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My Patch: Rush on for sowing season


With April just around the corner, the rush is on to get paddocks prepared and inputs home and on farm in preparation for the 2017 sowing period.
Like a damp dishcloth around a stovepipe, summer has been clinging on, but a recent out of the blue drop of rain and round one of the AFL has reminded all that we are already a third of the way through autumn.
The tarot cards presented in last month’s edition of AgLife are beginning to come to fruition with the slow start to fertiliser dispatches beginning to cause some minor complications at port.
What is always a notoriously busy time of year at the major ports has so far had a little bit of extra spice this season relative to the past couple of years.
With a huge export program underway with regards to grain and increased fertiliser use forecasted throughout Victoria and southern New South Wales, the sheer volume of product going out as well as coming in has the shipping channels resembling the West Gate Bridge.
This had made procurement and logistics teams at all levels earn every cent of their pay cheque as they consistently manage to fit square pegs into round holes.
The ports, and in particular Corio Bay, are always fascinating places to visit at this time of the year.
Where the grain is going out, the trucks will flock as grain provides the first leg of a round trip, with the backload usually being fertiliser. But it can also be stone, lime and everything in-between.
Efficiency is the name of the game here as transport companies and many growers aim to keep their trucks full for as much of the trip as possible.
Geelong will usually provide more options for the first leg due to its proximity to Melbourne and with it additional marketing options for grain.
However, those who are closer to Portland need to be a little more creative because options are more limited. This is especially the case this season due to the abundance of grain and many dairy farmers in south-west Victoria having a superfluity of options when it comes to where their supplementary feed comes from.
As a result, inventive loads are created with many growers even throwing wool bales in their bulk bin to make the trip south that bit more efficient.
As far as the beginning of seeding goes, northern growers who must sow by the calendar in order to get through their programs are almost ready to strike their first blow on vetch in late March and the first week of April.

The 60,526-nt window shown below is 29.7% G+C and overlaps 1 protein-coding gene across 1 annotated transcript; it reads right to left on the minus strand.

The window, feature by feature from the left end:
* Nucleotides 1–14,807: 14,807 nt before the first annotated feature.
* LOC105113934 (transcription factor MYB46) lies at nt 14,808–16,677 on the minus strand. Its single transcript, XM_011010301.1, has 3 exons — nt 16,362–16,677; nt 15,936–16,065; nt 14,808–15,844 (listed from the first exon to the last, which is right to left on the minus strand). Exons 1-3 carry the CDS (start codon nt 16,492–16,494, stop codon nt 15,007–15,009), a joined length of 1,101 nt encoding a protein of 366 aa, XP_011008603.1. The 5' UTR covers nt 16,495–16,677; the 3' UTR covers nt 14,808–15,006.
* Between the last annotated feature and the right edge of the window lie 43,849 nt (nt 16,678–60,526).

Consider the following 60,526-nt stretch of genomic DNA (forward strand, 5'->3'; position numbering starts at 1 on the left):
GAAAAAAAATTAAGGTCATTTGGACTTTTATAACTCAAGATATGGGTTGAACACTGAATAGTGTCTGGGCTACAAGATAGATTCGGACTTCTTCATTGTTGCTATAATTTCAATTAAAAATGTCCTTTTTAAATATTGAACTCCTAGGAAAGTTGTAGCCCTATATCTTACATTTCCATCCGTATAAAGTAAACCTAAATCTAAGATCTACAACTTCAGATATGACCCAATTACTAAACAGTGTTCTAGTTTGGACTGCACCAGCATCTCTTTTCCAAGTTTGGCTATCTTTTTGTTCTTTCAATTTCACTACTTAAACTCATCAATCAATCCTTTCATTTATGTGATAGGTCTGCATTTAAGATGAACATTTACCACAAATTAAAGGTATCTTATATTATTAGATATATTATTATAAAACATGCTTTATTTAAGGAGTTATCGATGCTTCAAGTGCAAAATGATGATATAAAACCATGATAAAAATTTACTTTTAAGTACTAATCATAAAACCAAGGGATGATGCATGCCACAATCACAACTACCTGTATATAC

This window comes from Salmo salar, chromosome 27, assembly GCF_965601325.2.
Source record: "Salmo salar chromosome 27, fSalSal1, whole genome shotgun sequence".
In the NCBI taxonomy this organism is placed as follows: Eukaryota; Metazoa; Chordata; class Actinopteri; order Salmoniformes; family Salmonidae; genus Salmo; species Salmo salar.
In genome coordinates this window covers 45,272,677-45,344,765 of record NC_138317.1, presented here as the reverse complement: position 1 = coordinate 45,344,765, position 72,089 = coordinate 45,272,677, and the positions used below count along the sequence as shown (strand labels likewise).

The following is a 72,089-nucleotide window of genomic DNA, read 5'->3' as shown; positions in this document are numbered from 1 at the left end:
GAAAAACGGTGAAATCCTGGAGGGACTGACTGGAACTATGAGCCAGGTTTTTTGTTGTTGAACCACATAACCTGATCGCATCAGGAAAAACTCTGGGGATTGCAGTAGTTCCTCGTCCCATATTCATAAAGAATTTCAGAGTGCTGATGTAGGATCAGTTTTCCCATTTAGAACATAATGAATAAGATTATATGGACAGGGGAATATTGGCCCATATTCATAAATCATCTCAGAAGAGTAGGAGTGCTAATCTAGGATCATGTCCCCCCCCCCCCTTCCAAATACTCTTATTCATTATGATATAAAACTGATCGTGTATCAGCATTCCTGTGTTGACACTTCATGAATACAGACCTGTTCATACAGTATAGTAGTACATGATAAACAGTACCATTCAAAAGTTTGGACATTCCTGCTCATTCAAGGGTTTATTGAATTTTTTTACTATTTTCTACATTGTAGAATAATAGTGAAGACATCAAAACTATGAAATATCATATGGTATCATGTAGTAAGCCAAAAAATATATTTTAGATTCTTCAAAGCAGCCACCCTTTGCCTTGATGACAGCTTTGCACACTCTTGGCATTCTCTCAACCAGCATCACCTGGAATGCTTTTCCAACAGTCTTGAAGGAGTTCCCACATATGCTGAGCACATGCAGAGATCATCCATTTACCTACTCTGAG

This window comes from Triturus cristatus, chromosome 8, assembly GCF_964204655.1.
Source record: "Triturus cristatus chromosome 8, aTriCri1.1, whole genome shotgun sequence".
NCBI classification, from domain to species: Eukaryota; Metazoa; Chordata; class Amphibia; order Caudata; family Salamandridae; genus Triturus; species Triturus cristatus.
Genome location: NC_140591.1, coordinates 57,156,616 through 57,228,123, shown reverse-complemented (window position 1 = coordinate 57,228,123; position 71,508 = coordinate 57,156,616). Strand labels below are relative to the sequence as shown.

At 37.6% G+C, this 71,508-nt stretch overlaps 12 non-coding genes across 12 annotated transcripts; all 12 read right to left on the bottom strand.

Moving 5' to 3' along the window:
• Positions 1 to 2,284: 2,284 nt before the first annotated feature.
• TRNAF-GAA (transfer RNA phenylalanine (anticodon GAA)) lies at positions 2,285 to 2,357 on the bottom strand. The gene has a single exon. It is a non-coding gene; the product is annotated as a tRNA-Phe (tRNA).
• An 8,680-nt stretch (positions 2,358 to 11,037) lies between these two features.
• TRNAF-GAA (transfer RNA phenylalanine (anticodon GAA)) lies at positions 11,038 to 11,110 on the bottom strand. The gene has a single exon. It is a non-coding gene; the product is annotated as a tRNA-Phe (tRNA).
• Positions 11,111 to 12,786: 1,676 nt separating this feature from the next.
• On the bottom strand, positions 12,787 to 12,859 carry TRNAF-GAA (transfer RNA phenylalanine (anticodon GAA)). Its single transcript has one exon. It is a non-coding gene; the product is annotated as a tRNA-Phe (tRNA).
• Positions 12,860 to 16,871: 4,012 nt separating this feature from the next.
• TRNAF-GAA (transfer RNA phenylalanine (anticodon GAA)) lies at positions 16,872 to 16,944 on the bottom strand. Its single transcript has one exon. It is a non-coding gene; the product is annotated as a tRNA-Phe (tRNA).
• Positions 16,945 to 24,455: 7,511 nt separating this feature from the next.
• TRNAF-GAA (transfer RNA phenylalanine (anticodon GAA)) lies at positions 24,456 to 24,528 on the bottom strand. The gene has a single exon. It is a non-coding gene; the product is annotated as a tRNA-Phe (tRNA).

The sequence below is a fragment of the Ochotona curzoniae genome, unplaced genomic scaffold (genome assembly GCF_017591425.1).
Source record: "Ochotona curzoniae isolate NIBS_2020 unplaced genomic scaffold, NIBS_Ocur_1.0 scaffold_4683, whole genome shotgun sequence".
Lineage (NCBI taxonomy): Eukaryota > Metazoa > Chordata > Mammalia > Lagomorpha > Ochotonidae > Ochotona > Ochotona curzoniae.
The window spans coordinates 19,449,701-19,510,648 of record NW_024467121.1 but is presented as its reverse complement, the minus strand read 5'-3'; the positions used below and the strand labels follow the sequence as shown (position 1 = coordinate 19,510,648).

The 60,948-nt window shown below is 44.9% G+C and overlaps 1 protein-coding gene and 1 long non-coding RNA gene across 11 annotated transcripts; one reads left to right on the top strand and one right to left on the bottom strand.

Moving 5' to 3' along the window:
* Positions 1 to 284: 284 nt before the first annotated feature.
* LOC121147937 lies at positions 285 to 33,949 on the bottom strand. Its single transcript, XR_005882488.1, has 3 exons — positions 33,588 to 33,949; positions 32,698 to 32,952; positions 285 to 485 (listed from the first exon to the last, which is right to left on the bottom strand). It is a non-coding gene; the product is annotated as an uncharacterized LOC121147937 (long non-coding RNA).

A delayed start to sowing in the Wimmera and Western District was possible with chatter of continued warm dry weather and a late break, however, recent rain of anywhere between 20 and 60 millimetres in some areas has changed the situation slightly and might see growers shift gears in coming weeks in order to begin sowing on or before Anzac Day.
Regardless if it is a false start or not, the rain will no doubt allow continuous croppers to get a good kill on weeds and the mixed farmer should get a nice green pick that will hopefully provide a good feed wedge that bridges the gap between now and the winter months.
One would think that if we can jag another five to 10ml in the next two to three weeks, along with some slightly cooler weather, we should be off and racing for 2017.
With growers working most days throughout April – there are actually only 17 official working days – this is sure to make for an exciting and challenging month ahead as farmers enter one of the busiest times of year on the land.

The entire March 29, 2017 edition of AgLife is available online. READ IT HERE!

The entire March 29, 2017 edition of The Weekly Advertiser is available online. READ IT HERE!

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Posted on Mar 29 2017

Posted by on Mar 29 2017. Filed under Agriculture, Opinion. You can follow any responses to this entry through the RSS 2.0. You can leave a response or trackback to this entry

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